Explaining the Israeli Occupation of Palestine invariably involves a history lesson in bad-faith treaties coupled with emotionally charged testimony from maltreated Palestinians and, sometimes, self-righteous swagger from settlers. While acting as a necessary record of crimes against humanity, these tend to neglect the rationale behind the Occupation, and how the daily actions of soldiers reinforce government goals. Leading Israeli documentarian Avi Mograbi, whose films have long forced audiences to confront the psychological toll on both societies, must have looked around and thought, “I can explain this better.” The result, “The First 54 Years – An Abbreviated Manual for Military Occupation” is a step-by-step primer, using soldiers’ testimony gathered under the Breaking the Silence project, designed to walk us through the Israeli government’s undeclared strategy for permanently appropriating the land.
Mograbi doesn’t go into why annexing the land is considered so important — that could be the subject of another documentary — and he uses only Israeli voices, though footage of Palestinians being humiliated and brutalized painfully conveys the human impact of government policy. Positioning himself as guide in a direct-to-camera approach resembling both teacher and storyteller, the director connects all these damning testimonies, pretending they’re one example of how a country, any country, can perpetrate an occupation, although he knows full well that the specificity of the Israeli Occupation isn’t exactly replicable elsewhere. Predictably, the people who should be seeing “The First 54 Years” are unlikely to take a look, but the film is an essential explanation of Israeli objectives and the systematic subjugation of a people, deserving international attention.
We’re in a moment when the self-help manual craze is used as a model by social justice advocates — Ece Temelkuran’s “How to Lose a Country: The Seven Steps from Democracy to Dictatorship” is the leader in the field — and Mograbi’s documentary may well become the cinema equivalent. Its building blocks are testimonies by 38 Israeli soldiers, most but not all low to mid-ranking, gathered as part of the Breaking the Silence project, which since 2004 has been gathering accounts from armed forces veterans to document the actions of Israeli occupying forces in the West Bank and Gaza Strip, from 1967 to today. Apart from two anonymous interviews, each man (they’re all men on screen) is identified with his name and the year and location of his service. The film is chronologically arranged into chapters, with Mograbi introducing each section, speaking in English directly to the viewer in as clear-cut a way as possible. There’s no psychological wrestling, no attempt at coming to terms with individual actions and as little subjectivity as possible: The point is to be dryly factual, like a damning flowchart heading towards an inescapable conclusion.
Mograbi kicks off with the 1967 War and U.N. Resolution 242, which was meant to set the grounds for Israeli withdrawal from the Occupied Territories but has been systematically ignored or deliberately obfuscated. He then carefully traces the various strategies used by the Israelis to become de facto owners of the land while destabilizing and subjugating its population. Through a policy of “shredding the social fabric,” arbitrary searches and building settlements, the occupiers normalized their presence on the ground. The First Intifada ushered in the next phase, after it became obvious that Israeli talk of self-determination was mere lip service. Occupying forces were encouraged to use military-issue clubs to beat Palestinians, including women and children, and soldiers turned a blind eye to the destruction of property by empowered settlers. While the 1993 peace accords brought an uneasy stability to the region, the realization that the Israeli government had no plans to relinquish their goal of annexation led to the Second Intifada, with further violence and suicide bombings.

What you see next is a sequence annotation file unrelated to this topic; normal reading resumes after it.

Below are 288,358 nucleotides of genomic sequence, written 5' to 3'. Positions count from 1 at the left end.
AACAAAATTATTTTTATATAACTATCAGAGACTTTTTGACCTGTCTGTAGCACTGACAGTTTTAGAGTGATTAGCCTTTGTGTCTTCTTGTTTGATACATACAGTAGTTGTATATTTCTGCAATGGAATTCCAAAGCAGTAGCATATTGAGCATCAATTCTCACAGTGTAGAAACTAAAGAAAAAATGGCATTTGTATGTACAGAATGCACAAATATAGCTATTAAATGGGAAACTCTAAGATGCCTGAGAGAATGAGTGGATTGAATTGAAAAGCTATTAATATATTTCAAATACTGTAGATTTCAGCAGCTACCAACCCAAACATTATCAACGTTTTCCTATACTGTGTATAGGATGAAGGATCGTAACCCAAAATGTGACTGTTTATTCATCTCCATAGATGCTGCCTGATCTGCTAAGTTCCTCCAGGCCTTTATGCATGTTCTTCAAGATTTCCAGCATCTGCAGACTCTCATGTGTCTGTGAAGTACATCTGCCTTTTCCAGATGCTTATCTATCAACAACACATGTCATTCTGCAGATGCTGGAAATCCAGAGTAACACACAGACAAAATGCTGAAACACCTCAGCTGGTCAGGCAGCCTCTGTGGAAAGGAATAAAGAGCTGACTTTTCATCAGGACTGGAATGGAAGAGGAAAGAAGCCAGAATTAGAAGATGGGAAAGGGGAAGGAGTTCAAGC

As Mograbi painstakingly delineates, the uptick in violence allowed the government to play the victim on the international stage, using their well-oiled PR machine to spread the idea that Israel was simply protecting its own (the documentary could have made much more of this crucial strategy). The end result is that not only are there no rules of engagement in the Territories, but according to the Israeli party line, there are no innocent bystanders.
Although the on-screen testimony is deliberately shorn of soul searching or notions of culpability, these men have agreed to participate in the Breaking the Silence project (which Mograbi is involved with) because their consciences tell them the official orders they followed were immoral. Given that Israel has universal conscription, the implication is that the entire country needs to recognize that everyone is a cog in a machine designed to annex illegally appropriated land. As the documentary reveals, this military occupation — the longest in modern history — was never meant as a stop-gap before a negotiated equitable peace, but a deliberate policy to ensure complete Israeli ownership.
Incorporating black-and-white and color footage of military atrocities ensures the desired emotional response largely (but not entirely) absent in the testimonies. In addition to Mograbi’s calculatedly relaxed disquisitions, a female voiceover further elucidates various historical markers. The director’s own editing keeps it all rigorously linear and didactic.